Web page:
If anything can save Britain, it is the national gift for mockery. The country was startled last week to discover that it was run by Lady Hale, president of the Supreme Court, who told the Prime Minister that his prorogation of Parliament was “unlawful.” He had “misled” the Queen with his advice to her. The law then smote the executive to the floor, though his advice had been perfectly normal, accepted by the High Court, until 10:30AM on September 24. Subsequently we learned more of the court’s president. She and the media had been reticent about her full name and title, which is: Brenda Marjorie Hale, Baroness Hale of Richmond. At this disclosure a hundred quills leapt from their inkwell. BRENDA? For many years, it must be getting on for half a century, Private Eye has referred to Queen Elizabeth as “Brenda.” The wits can now speak of the Supreme Court judgment as “A Tale of Two Brendas.” And indeed the peremptory manner of Lady Hale’s ruling does put in mind the well-loved sitcom “Are You Being Served?” I had guessed, wrongly, that the Court might split its ruling, say, 8-3. It would look better. But it came out as 11-0. As Mrs. Slocombe would say, “In this I am unanimous.”
Private Eye is “the abstract and brief chronicles of the times.” It should be read alongside the Telegraph, which is the Pravda of the Right. An excellent archival service comes with the Eye, and in its current number we learn that Lady Hale fifteen years ago came before a Commons select committee. The Daily Mail sketch writer described her thus: “Ski jump nose, a mop of greyblack hair, lightly-whiskered chin, paisley scarf, quite bad teeth, and a trendy pair of spectacles. Much of the time she clipped a pitying smile to her narrow lips.” The “teeth” we can regard as par for the nation: as I often point out, many Americans get their teeth fixed pre-natally and thereafter have only to keep up maintenance payments. At the time, the sketchwriter was much maligned by the legals, who thought it out of order for questioning a judge’s political sympathies. Today we find such questioning as common and Rialto talk. Hale is a rank Remainer.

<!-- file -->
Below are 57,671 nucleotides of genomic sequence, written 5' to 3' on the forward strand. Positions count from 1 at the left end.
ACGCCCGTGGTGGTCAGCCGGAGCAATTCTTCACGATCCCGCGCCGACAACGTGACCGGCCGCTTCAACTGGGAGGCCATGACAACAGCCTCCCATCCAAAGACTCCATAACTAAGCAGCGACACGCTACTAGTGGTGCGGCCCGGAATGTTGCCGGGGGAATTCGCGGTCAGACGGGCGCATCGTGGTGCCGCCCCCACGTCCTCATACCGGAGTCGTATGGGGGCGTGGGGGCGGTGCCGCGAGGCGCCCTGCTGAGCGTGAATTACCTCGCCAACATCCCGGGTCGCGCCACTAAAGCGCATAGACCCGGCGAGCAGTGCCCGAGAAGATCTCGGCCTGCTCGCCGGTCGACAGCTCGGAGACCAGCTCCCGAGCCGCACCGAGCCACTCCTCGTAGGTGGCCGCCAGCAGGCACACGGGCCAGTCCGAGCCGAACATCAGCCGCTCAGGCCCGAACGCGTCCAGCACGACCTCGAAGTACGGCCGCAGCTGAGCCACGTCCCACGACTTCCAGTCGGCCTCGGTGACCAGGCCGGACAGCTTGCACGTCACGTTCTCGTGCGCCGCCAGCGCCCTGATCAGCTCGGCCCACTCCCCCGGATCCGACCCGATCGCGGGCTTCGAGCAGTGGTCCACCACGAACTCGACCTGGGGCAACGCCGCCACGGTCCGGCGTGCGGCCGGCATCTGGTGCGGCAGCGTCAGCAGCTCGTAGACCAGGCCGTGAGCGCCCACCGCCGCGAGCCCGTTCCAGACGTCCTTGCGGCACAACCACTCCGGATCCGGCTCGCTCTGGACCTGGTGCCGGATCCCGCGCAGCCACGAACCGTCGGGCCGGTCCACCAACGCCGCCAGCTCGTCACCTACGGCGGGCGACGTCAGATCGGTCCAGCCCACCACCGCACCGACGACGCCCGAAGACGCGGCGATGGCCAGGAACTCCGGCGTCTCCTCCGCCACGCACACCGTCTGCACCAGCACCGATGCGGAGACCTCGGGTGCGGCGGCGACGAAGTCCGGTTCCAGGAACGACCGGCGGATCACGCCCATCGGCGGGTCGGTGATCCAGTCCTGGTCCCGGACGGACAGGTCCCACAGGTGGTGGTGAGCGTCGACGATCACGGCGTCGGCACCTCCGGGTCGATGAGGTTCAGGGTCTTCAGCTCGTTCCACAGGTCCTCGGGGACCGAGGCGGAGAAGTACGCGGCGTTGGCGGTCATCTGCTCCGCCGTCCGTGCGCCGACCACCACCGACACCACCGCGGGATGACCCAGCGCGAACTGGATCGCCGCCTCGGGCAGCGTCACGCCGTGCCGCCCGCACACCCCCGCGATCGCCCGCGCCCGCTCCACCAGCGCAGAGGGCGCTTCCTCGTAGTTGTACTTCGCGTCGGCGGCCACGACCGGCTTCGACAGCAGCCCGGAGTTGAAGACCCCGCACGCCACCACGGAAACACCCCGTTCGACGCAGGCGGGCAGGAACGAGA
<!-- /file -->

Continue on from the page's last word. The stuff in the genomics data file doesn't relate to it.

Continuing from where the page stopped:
The Age of Deference, as all the world knows, is history. It went out with the Antonine Age (Tony Blair’s, that is). Lady Hale can expect more maltreatment in the Press, such as this profile headline in the Daily Mail: “Ex-barmaid with a spider brooch who spun legal web that snared PM.” She may well look forward to the end of a career devoted to breaking down barriers, especially those which got in her way. It is known that she aspires to climb that Matterhorn of masculinity, the Garrick Club, a gentleman’s club whose members, many of them lawyers, carouse beyond the reach of womenkind. Women can enter the club only as guests, and by the back entrance. It is a prime target for Lady Hale’s crusading zeal. She reaches the mandatory retirement age in January. What further barriers await her wrecker’s ball?